A new report from the Williams Institute at the University of California has found that poverty among the LGBTQ+ community in the United States decreased significantly during the COVID-19 pandemic, but the community's poverty rate remains higher than that of straight cisgender people.
The report analyzed data from the Behavioral Risk Factor Surveillance System and the U.S. Census Household Pulse Survey to examine poverty rates among LGBTQ+ and non-LGBTQ+ people during the early days of the pandemic. The researchers found that the proportion of LGBTQ+ people experiencing poverty dropped from 23 percent in 2020 to 17 percent in 2021. During the same period, poverty declined from 16 percent to 12 percent for non-LGBTQ+ people.
While the decline in poverty rates among the LGBTQ+ community is certainly a positive development, the community's poverty rate is still higher than that of non-LGBTQ+ people. The report found that poverty rates for cisgender gay men dropped from 13 percent to 10 percent, while the rate for cisgender lesbians rose from 14 percent to 17 percent. Cisgender bisexual men had a drop in the poverty rate from 21 percent to 13 percent. However, poverty decreased for all subpopulations of LGBTQ+ people except cisgender lesbians.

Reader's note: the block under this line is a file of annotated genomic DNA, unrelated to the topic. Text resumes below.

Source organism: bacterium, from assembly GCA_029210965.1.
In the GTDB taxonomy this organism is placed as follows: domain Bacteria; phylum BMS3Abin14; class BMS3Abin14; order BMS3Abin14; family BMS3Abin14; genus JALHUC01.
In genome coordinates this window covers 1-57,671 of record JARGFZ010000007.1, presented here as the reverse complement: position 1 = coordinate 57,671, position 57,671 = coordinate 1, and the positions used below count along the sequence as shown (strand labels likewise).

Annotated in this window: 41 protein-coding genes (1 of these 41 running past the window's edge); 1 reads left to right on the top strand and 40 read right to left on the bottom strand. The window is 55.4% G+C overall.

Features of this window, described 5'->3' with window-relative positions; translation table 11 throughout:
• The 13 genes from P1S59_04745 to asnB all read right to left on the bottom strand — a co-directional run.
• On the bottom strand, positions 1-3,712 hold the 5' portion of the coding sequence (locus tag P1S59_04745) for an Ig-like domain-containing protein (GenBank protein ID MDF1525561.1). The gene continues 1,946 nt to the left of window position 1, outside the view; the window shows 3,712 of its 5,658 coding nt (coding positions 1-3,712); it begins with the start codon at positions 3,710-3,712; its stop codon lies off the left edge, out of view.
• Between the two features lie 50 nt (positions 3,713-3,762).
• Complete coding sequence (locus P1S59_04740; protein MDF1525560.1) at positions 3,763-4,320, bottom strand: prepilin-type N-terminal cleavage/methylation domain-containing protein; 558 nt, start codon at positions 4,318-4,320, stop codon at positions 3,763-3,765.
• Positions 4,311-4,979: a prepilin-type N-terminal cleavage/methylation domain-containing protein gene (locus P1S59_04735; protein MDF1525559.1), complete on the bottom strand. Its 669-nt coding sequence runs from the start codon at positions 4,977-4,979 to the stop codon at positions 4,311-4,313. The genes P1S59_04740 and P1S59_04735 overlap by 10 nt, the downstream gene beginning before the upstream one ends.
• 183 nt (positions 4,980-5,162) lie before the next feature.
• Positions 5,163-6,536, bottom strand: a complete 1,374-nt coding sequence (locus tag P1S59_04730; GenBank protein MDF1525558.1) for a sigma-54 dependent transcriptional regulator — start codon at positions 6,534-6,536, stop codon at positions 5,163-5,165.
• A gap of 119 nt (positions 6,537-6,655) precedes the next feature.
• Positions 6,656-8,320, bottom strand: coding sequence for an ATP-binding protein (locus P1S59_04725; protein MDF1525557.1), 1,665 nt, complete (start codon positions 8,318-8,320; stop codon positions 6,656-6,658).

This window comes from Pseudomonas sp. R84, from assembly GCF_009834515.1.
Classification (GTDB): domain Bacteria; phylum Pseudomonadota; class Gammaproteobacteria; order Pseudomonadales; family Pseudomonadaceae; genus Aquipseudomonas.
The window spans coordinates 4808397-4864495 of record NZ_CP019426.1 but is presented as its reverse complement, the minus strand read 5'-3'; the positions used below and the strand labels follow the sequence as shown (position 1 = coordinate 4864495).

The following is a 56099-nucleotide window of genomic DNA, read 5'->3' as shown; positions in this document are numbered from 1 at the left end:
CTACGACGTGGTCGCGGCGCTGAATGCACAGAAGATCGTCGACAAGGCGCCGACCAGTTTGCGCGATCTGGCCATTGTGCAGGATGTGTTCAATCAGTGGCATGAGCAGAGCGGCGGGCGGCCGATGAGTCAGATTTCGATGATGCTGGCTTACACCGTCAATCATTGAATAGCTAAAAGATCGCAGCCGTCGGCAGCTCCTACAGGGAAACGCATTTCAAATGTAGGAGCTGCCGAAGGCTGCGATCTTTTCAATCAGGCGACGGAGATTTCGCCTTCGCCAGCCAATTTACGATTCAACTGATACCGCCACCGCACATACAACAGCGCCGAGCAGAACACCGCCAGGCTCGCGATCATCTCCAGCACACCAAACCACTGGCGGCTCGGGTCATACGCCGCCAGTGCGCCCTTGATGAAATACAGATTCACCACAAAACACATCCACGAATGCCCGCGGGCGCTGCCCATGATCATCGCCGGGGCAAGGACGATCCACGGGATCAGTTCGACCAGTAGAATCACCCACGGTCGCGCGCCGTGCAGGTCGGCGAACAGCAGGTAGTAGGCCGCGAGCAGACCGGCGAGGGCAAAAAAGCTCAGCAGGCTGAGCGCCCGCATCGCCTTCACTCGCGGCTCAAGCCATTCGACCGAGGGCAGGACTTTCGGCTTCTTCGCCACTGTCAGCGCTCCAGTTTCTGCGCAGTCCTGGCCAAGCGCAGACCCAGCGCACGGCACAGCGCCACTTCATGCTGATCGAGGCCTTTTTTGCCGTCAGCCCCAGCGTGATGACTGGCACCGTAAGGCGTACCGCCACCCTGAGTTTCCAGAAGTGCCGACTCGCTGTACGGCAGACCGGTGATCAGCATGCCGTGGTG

The most notable declines in poverty from 2020 to 2021 were seen among transgender people and cisgender bisexual women. This is an encouraging trend, as these groups have historically experienced high rates of poverty and economic insecurity.
It's important to note that poverty rates among the LGBTQ+ community are influenced by a range of factors, including employment discrimination, lack of access to healthcare, and social stigma. These factors can make it more difficult for LGBTQ+ people to secure stable, well-paying jobs and maintain economic stability.
The Williams Institute report underscores the need for continued efforts to address economic inequality among the LGBTQ+ community. This includes policies to address discrimination in the workplace and ensure that LGBTQ+ people have access to affordable healthcare and other basic needs. With sustained effort and investment, we can work towards a more equitable and just society for all.